The elevating effects of THC, the psychoactive component in cannabis, can change your consciousness when you are awake. Does it affect the way you dream when you're asleep?
Many people use cannabis as a sleep aid. Some doctors recommend it for severe insomnia and other sleep disorders, which are covered under some medical marijuana programs. Research is being conducted on how cannabis affects the sleep cycle and sleeplessness, which can be caused by numerous factors like anxiety, pain, sickness, stress, PTSD and other conditions.
How Do Sleep Cycles Work?
A normal sleep-wake cycle has four stages. These stages are repeated several times during the night. The first stage of sleep is the shortest and lightest. It only lasts a small fraction of the cycle, about 5 percent. During the second stage, the body's temperature and heart rate drop. This stage is about 50 percent of the sleep cycle.
In stage three, you experience the deepest part of the sleep cycle. The body works to help itself during this stage by repairing tissue and strengthening the immune system. Stage four is of the sleep cycle is referred to as REM sleep. REM stands for rapid eye movement. This is the stage where our dreams are formed. You can spend up to two hours dreaming during the night.
People with neurological, psychological, or medical issues often have disrupted sleep cycles. Visually impaired or blind people and those that work jobs with shift disruptions also often have problems with a disrupted sleep cycle.
Is Dreaming Important?
According to Dr. Matthew Walker and other sleep experts, REM sleep is significant. They emphasize and affirm that dreaming during sleep is fundamental to performance and well-being. Dr. Walker suggests that REM sleep helps remove the sting of painful, traumatic, or emotional upsets that are experienced during the day. It is thought that dreaming helps with problem-solving skills and the creative process by fusing memories in novel and abstract ways.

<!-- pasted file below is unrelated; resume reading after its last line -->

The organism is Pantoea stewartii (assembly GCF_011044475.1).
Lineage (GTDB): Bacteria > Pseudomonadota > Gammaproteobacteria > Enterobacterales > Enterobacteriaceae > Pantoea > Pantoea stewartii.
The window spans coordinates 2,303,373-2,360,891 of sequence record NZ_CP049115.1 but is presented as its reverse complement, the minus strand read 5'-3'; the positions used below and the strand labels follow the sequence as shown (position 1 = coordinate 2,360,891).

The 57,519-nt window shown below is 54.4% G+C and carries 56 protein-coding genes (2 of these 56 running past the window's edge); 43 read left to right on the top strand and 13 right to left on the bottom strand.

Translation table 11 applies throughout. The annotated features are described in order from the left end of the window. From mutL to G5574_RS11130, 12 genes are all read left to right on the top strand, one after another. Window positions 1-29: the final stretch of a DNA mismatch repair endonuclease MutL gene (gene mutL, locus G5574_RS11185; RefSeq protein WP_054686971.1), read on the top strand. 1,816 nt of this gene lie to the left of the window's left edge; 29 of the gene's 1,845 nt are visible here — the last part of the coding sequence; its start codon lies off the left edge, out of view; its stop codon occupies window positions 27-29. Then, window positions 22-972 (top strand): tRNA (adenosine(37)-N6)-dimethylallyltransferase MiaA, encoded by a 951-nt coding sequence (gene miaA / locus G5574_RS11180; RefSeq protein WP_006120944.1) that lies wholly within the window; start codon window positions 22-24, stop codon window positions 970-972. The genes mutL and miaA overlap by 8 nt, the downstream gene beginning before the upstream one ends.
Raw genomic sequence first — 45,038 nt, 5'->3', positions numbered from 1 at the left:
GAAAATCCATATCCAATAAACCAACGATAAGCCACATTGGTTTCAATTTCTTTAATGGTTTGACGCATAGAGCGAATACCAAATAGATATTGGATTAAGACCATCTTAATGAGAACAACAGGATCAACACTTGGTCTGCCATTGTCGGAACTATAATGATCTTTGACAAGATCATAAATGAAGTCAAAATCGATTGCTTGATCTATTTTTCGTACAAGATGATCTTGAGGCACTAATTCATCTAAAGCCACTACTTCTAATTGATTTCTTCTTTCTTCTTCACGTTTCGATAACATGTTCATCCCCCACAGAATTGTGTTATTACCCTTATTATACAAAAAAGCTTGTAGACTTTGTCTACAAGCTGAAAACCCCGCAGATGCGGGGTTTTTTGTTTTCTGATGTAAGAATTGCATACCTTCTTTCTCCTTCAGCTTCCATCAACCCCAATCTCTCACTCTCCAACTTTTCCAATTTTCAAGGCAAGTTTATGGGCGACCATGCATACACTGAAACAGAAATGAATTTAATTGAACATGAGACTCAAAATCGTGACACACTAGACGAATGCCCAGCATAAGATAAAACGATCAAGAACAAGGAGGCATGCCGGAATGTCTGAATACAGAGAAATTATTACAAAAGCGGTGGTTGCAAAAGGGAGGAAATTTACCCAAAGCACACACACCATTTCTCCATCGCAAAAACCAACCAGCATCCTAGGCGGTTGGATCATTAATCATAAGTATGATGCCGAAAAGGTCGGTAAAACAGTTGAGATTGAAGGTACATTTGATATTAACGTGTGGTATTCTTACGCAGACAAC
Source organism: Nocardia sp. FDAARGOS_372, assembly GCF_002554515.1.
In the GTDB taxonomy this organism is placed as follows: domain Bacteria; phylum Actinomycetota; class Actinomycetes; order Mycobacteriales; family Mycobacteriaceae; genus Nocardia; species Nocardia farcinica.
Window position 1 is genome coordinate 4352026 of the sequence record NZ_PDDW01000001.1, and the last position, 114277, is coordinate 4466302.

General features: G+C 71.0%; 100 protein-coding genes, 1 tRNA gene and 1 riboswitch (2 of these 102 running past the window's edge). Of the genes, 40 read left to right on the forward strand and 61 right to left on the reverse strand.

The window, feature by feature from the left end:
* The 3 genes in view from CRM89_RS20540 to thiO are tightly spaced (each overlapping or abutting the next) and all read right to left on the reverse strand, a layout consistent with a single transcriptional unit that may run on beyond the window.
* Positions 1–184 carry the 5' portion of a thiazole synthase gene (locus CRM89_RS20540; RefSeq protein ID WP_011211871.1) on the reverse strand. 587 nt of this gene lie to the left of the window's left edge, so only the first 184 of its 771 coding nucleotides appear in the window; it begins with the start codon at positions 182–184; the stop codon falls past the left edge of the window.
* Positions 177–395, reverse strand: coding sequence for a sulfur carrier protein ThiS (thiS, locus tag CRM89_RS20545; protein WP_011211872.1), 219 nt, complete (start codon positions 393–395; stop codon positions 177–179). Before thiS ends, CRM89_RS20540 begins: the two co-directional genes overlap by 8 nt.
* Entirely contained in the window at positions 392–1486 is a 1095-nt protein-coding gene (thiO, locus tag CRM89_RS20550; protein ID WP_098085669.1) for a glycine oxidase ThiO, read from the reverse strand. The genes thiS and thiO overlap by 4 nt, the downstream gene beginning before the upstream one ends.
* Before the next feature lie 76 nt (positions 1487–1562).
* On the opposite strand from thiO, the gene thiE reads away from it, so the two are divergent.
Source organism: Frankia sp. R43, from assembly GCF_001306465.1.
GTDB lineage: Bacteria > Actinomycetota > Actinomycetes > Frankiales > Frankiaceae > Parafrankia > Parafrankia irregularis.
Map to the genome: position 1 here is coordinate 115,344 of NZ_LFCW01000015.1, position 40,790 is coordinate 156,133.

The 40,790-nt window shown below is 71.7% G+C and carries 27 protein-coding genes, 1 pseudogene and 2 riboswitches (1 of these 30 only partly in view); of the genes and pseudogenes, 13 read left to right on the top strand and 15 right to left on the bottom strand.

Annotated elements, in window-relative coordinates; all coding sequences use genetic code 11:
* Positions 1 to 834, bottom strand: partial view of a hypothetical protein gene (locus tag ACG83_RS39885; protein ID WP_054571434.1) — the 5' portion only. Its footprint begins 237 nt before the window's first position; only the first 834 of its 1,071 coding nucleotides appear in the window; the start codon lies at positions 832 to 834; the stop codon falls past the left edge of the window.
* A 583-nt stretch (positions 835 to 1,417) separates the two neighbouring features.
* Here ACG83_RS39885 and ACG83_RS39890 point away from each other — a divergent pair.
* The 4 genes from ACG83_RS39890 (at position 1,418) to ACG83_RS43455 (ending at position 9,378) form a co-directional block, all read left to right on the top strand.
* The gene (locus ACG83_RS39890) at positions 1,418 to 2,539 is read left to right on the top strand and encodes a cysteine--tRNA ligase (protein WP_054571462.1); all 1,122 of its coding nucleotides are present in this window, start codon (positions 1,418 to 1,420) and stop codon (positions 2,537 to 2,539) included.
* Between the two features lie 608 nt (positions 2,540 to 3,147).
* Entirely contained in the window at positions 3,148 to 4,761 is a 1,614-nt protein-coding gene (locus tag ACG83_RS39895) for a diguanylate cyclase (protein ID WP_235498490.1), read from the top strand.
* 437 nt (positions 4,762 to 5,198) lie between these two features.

Dreaming can also help formulate overarching rules from knowledge the brain accumulates during the day. Noradrenaline is an anxiety-triggering molecule. During REM sleep, this molecule is drastically reduced in the brain, another reason REM sleep is so important.
How Cannabis Affects Dreaming
Back in 1975, Irwin Feinberg M.D. conducted a sleep study which showed that THC significantly reduced REM activity, and reduced the duration of REM as well. One conclusion is that THC may inhibit the ability to dream.
When a long-term cannabis user takes a break from consuming, their dreams may return. This is referred to as the rebound effect. The rebound effect can last up to several weeks while the brain's dream cycle returns to more normal activity.
According to Dr. Jordan Tishler, president of the Association of Cannabis Specialists, deprivation of REM can lead to cognitive dysfunction and mood alterations. Tishler says, “ Small doses of cannabis can lead to quality sleep without apparent REM suppression, or not much, whereas higher doses are more clearly problematic.”
Is Dreaming Less Worth Other Sleep Benefits?
Even though cannabis may have a disruptive effect on dreaming, many say that it helps them sleep better. According to Psychology Today, one of the main benefits of using cannabis for sleep is it can help people fall asleep faster. Cannabis can have a relaxing, sedative effect. Cannabis also seems to make the deep sleep stage last longer.
Another pro of using cannabis for sleep is that it doesn't have the side-effects that prescription or over-the-counter sedatives can cause. Using pharmaceutical sedatives for sleeping can cause slurred speech, insensitivity to pain, blurred vision, staggering, and impaired perception of time and space. You may also feel groggy in the morning when you wake up.
Although dreaming can be pleasant for some, it can mean nightmares for others. It's common for people to experience nightmares from time to time, but for others, it can make going to sleep a dreaded experience. For someone living with post-traumatic stress disorder (PTSD), nightmares can be horrifying and frequent. The effects of cannabis on reduced dreaming could be beneficial for PTSD victims.